The Digital Dividend: How Innovation is Changing the Way We Manage Water

wet light bulb

By Tim Braun & OJ McFoy

Utility leaders often dedicate considerable time to finding ways to close gaps. Between aging water infrastructure, the impacts of climate change, and limited budgets to pay for upgrades, the job is often about finding ways to “do more with less”.

That imperative requires innovative thinking, as demonstrated by the utilities already enjoying cost-savings and efficiency benefits from the “digital dividend.”

Bridging Gaps

It has been almost a decade since the Buffalo Sewer Authority (BSA) found itself managing one of these gaps, one that was hundreds of millions of dollars wide.

In the City of Buffalo, New York, a mid-20th-century sewer design was showing its age. Nearly two billion gallons of combined sewer overflow (CSO) were discharged into waterways annually. Regulators stepped in, leaving BSA with a Long-Term Control Plan for CSO abatement that would have cost up to half a billion dollars.

For a population of just over a quarter of a million people, this was simply unaffordable. BSA needed to think and act differently to solve this challenge.

Buffalo’s sewers were built to serve a much larger population. The key to solving their CSO issues was finding a way to adapt the city’s abundance of infrastructure so the system could run differently during wet weather.

Working with Xylem, BSA deployed digital technology to create a decision support system that can visualize, predict, and control flows, regardless of the weather. Like the traffic app you have in your car, the sewer system uses data from sensors across the network to pinpoint buildups. When one part of the network is under pressure, the city can redirect flow to an underutilized one, all while providing BSA operators a visualization of their system in real-time.

The technology allowed BSA to use its existing network to solve a longstanding problem without spending city resources on new infrastructure, and the results have been transformative. Within the first 12 months, CSO volumes were reduced by 450 million gallons, and the city reaped an initial digital dividend of $145 million in savings.

BSA continues embrace innovation and incorporate technology across its network. This digitally forward approach will allow the utility to continue to reduce the size and number of costly new infrastructure projects for decades to come.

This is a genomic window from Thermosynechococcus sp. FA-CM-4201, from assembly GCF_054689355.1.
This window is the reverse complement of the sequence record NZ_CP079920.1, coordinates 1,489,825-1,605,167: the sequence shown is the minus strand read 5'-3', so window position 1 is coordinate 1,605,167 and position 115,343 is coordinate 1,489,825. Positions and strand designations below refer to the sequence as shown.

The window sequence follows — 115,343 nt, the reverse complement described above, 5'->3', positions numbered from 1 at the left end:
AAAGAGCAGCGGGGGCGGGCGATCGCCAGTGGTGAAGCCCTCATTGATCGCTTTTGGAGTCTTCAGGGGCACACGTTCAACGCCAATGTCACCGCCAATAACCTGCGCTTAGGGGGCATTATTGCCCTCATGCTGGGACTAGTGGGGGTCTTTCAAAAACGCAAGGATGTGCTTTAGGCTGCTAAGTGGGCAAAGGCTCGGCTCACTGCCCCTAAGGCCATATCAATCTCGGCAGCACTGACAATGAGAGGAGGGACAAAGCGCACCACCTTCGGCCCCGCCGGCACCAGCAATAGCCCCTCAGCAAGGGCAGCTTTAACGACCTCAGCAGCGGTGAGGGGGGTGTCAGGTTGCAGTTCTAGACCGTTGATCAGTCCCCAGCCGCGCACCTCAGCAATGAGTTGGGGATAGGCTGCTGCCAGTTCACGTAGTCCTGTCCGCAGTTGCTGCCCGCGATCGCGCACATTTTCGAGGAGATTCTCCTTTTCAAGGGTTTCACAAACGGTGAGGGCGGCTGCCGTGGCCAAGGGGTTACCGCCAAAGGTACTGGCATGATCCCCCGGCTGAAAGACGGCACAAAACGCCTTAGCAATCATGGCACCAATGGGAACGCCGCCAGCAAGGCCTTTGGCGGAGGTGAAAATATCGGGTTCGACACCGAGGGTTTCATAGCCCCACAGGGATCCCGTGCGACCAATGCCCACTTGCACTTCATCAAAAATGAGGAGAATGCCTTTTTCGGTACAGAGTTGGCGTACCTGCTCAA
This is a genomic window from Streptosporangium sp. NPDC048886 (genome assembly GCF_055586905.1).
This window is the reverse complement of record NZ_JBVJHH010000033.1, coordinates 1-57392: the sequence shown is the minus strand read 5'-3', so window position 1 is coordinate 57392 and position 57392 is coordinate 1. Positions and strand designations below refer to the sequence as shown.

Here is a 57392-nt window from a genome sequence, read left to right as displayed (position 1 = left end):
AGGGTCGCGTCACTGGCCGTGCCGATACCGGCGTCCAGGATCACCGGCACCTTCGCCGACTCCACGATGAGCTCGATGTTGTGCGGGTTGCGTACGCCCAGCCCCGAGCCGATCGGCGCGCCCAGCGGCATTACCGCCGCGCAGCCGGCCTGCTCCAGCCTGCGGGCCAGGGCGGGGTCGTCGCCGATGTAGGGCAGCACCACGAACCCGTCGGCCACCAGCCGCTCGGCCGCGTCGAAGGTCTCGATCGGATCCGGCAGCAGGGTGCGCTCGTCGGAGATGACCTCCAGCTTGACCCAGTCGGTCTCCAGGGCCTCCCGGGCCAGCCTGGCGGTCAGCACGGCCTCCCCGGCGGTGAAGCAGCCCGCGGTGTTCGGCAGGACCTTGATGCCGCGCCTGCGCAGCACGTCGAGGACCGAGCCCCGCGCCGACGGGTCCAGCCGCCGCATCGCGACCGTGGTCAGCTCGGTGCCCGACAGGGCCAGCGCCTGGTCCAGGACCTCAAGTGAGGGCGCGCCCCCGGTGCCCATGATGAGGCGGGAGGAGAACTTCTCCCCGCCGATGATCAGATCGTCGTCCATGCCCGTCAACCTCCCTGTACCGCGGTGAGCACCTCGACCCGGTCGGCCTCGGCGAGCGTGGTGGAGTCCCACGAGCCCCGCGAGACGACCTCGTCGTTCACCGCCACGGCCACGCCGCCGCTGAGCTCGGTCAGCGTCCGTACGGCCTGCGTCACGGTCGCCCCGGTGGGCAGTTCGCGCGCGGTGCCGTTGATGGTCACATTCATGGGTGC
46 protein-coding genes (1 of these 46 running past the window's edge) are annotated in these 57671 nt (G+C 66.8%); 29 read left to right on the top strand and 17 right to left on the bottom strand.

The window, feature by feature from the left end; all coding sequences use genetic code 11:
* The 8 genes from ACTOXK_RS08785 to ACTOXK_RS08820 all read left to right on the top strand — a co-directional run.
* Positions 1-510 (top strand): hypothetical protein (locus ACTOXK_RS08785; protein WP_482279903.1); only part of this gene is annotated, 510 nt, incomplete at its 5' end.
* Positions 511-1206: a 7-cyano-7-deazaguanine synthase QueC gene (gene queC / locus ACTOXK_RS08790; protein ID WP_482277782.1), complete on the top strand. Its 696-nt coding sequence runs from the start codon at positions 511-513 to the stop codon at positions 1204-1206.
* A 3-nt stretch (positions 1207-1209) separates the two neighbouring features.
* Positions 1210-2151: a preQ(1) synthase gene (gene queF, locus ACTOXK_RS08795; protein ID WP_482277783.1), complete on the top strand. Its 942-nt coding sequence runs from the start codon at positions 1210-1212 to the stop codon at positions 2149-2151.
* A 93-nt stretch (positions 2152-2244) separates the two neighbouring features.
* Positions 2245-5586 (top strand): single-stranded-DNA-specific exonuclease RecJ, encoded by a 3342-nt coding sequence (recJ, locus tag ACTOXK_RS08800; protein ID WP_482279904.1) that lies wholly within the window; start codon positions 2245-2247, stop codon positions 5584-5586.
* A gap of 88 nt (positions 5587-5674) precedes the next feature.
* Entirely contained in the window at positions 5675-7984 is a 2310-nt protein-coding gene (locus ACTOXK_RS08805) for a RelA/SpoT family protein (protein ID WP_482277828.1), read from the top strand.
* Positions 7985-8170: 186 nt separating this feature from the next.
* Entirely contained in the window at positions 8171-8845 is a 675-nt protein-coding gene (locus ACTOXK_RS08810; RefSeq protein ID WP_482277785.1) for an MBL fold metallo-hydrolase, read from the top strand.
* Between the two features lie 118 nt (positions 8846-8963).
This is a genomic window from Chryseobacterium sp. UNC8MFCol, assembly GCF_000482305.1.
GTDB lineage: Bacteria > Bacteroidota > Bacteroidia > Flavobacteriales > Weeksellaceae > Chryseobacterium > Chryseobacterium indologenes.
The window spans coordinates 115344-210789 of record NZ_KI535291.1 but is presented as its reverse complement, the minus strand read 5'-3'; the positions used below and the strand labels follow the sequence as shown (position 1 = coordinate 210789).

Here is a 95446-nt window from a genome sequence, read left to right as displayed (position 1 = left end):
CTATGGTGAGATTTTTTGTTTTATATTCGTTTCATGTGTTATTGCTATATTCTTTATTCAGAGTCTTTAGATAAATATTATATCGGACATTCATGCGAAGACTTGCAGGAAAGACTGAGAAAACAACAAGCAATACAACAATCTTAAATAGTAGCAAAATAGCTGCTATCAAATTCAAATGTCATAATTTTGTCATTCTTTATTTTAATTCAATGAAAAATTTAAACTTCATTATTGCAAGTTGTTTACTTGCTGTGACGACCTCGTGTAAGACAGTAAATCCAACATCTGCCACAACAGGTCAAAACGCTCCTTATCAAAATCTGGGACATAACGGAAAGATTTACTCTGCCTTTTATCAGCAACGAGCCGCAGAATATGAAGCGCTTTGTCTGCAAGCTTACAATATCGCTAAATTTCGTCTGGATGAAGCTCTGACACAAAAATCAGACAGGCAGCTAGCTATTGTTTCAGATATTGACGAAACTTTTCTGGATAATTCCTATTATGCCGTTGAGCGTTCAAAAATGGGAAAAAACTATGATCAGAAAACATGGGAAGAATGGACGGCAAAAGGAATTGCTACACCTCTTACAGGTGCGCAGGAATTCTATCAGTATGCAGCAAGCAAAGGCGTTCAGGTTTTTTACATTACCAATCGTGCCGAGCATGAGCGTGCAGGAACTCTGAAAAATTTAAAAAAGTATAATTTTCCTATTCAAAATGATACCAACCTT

Embracing the Ripple Effect

In April of this year, the Smart Water Networks Forum (SWAN) cited rising population rates, federal and local regulatory demands, deteriorating infrastructure, environmental challenges, and limited or competing budgets as some of the key issues sparking the adoption and acceleration of smart water technologies. According to Bluefield Research, global water and wastewater utility sector expenditure on digital solutions is forecasted to grow 8.8% annually, from $25.9 billion in 2021 to $55.2 billion (USD)
in 2030.

Each utility’s experience will be different, and everyone will have a different gap to bridge.

Over the past year, Xylem spoke in detail with global water, wastewater, and stormwater utility leaders and experts to pull back the curtain on their experience. The output of this research – “Ripple Effect: A Movement Towards Digital Transformation” – showed that technology is a means to an end. One of the common themes in successful digital transformation is that the technology aligns with the broader strategic goals and is used where it can deliver value.

While data-driven technologies are becoming a greater part of smart water, the successful uptake of innovative tools remains largely dependent on a utility’s biggest asset – its people.

Breaking Open the Black Box

The water industry tends to speak a lot about technology. What isn’t talked about enough is culture.

Within utilities, there is often another gap, an information chasm between teams. Digital offerings tend to be siloed. This isn’t necessarily by design or intent, it’s simply a reflection of how the technologies and tools built to serve utilities have been developed for and within those silos.

For many utilities, modern culture is the manifestation of the age-old sentiment of “that’s how we’ve always done it.” For digital to succeed as a core strategy, utilities must foster an organization-wide digital culture and intrinsically involve operators.

Initially, BSA kept its real-time control strategy, technology, and algorithms apart from its team of operators. The project was protected inside a black box.

It was only when BSA daylighted the strategy, breaking open the black box and turning it over to its operators that the project flourished. By looking at digital challenges and solutions from both a top-down and a bottom-up approach, utilities can truly reap the benefits.

In a water sector at the intersection of aging infrastructure, climate change, and tight budgets, putting operators in the driver’s seat and building a culture of innovation can bridge gaps and deliver a digital dividend for communities.

Tim Braun was appointed vice president of enterprise solutions at Xylem in 2022, having joined the company following Xylem’s acquisition of EmNet in 2018. Braun is a clean tech entrepreneur and has focused on water and renewable energy technologies since 2007.

Oluwole A. (OJ) McFoy is CEO & General Manager at Buffalo Sewer Authority. He is a passionate public servant and water sector executive with more than two decades of leadership in advancing innovative strategies, delivering large scale multi-million-dollar capital projects and expanding equitable public health policies.

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